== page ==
Monday, February 16, 2009

Former astronaut Harrison Schmitt, who walked on the moon and once served New Mexico in the U.S. Senate, doesn’t believe that humans are causing global warming.
Wow, how does a guy with those credentials not believe to be true what is plainly obvious?

"I don’t think the human effect is significant compared to the natural effect," said Schmitt, who contends that scientists "are being intimidated" if they disagree with the idea that burning fossil fuels has increased carbon dioxide levels, temperatures and sea levels. "They’ve seen too many of their colleagues lose grant funding when they haven’t gone along with the so-called political consensus that we’re in a human-caused global warming," Schmitt said.

And that, folks, is the reasoning, as we have discussed before at the Junto. If you are a professional scientist, your job is to confirm the beliefs of those empowered to give grant money. Otherwise, you will not be a professional scientist much longer. If you fall in line with the mainstream anthropocentric view of the universe, then your research will confirm it. If you don't, then you will either be marginalized by lack of funding or you will move on to some other line of research. Either way, you will never be recognized as an expert in the field of climate change. If you are known for other more honorable accomplishments, then you at least reserve the opportunity to be strutted about as a skeptic whenever the mainstream wishes to feign balance at a seminar.

Schmitt, the 74-year-old geologist argued that the "global warming scare is being used as a political tool to increase government control over American lives, incomes and decision making. Not that the planet hasn’t warmed. We know it has or we’d all still be in the Ice Age," he said. "But it has not reached a crisis proportion and, even among us skeptics, there’s disagreement about how much man has been responsible for that warming."

Schmitt said historical documents indicate average temperatures have risen by 1 degree per century since around 1400 AD, and the rise in carbon dioxide is because of the temperature rise. Schmitt also said geological evidence indicates changes in sea level have been going on for thousands of years. He said smaller changes are related to changes in the elevation of land masses — for example, the Great Lakes are rising because the earth’s crust is rebounding from being depressed by glaciers.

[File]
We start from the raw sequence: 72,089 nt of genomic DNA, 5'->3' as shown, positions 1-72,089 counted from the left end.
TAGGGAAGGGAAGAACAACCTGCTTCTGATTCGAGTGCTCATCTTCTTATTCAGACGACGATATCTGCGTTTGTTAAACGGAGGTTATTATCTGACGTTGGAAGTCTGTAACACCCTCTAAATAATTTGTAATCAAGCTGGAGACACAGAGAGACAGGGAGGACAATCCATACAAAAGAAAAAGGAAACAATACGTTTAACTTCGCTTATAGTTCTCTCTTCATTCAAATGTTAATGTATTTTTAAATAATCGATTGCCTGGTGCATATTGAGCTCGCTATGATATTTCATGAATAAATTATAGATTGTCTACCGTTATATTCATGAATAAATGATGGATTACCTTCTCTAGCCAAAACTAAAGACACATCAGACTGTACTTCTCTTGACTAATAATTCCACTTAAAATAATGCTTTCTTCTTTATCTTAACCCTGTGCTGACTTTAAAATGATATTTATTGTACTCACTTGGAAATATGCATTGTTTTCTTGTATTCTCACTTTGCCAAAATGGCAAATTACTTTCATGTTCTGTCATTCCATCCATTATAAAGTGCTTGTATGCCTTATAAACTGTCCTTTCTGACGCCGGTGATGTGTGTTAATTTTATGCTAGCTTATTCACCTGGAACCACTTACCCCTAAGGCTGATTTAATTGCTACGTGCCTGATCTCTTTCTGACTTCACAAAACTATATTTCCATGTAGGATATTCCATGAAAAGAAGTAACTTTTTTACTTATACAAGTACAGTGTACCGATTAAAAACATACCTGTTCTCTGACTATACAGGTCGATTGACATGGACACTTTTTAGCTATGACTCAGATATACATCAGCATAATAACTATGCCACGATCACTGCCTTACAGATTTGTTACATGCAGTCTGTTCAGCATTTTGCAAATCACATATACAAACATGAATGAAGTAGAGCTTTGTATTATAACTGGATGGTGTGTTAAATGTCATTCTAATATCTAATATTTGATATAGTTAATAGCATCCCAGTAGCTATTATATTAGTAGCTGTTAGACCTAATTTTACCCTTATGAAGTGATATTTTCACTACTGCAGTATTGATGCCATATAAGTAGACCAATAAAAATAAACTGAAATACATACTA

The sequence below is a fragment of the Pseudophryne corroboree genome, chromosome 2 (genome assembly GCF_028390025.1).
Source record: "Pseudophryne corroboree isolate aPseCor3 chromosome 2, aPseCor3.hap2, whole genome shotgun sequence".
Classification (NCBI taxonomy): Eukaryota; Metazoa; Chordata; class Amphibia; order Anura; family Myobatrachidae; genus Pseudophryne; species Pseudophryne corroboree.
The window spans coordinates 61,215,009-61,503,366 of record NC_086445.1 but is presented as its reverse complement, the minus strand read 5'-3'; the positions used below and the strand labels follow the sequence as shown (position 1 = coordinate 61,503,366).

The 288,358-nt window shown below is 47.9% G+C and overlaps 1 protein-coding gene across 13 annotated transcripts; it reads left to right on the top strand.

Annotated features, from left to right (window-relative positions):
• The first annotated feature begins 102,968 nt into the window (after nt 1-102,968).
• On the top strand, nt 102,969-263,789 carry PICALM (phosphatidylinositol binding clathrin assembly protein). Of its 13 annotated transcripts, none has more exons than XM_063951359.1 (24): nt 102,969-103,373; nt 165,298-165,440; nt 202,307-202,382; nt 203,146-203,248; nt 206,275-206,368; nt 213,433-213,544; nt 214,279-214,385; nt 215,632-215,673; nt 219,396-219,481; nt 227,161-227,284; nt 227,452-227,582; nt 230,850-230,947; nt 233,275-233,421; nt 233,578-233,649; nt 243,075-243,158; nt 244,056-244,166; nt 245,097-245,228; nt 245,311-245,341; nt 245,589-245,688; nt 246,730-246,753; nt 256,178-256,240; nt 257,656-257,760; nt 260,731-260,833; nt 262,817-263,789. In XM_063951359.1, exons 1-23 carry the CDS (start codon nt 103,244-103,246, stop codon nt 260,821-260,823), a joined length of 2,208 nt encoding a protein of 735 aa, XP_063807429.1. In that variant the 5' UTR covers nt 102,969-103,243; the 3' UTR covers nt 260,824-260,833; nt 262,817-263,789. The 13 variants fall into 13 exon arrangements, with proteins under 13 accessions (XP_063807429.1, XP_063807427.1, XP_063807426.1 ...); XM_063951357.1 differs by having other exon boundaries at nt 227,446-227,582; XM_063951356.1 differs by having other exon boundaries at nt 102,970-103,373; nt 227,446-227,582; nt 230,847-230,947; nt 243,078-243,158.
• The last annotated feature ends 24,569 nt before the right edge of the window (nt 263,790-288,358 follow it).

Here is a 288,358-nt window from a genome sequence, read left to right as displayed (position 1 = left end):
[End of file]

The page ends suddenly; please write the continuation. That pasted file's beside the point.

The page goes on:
But cars, factories and Republicans! They weren't around thousands of years ago so how can any of this be relevant? Is it really good science to study time on geologic scales rather than stick strictly to the past 200 years which better fits the model of man-made climate change?

500 years ago, when science was in its infancy, it was ballsy to stick your neck out by disagreeing with the establishment. Back then, dissidents were burned alive whereas today they are merely laughed at. I guess that's progress. 500 years from now, we will be studied and deemed ignorant as a culture, but those descendants will be less superstitious thanks to men like Harrison Schmitt who remained devoted to truth through trying times when truth was determined by empires rather than empirical evidence.


E said...

Even if causative global warming were true, it would still not follow that the US should take the lead on stalling it. Bush was right when he rejected Kyoto on the grounds that responding to global warming makes a lot more economic sense than trying to prevent it.

Many Americans now believe (as Europeans have for some time) that there is no such thing as absolute truth. (I am not one of them. Majorities can be wrong and frequently are.)

Again I recommend DISCIPLINED MINDS: A Critical Look at Salaried Professionals and the Soul-Battering System That Shapes Their Lives, a super book which explains the phenomenon you describe. The author was of course fired from his editorship at Physics Today magazine upon publication.

An amazon reviewer says:
Disciplined Minds is probably not the first book to note that academia serves monied interests, that monied interests need a steady stream of technically competent and ideologically unquestioning souls, and that graduate and professional school seem much more brutal than they need to be, but perhaps it is the first book to line up these facts in such a way that the linkage among them is so clear.

All the while the book manages to treat these grim subjects with good humor and, ultimately, with hope -- as it concludes that those entering graduate or professional school *can* protect themselves against ideological indoctrination, using techniques borrowed from an Army manual on how to resist brainwashing by enemy captors! The analogy may seem a bit melodramatic -- much more so, though, if you've never been in grad school yourself.

Tom said...

If the global warming nonsense is discredited, and it seems to be moving in that direction, how many of the alarmists will be held accountable?

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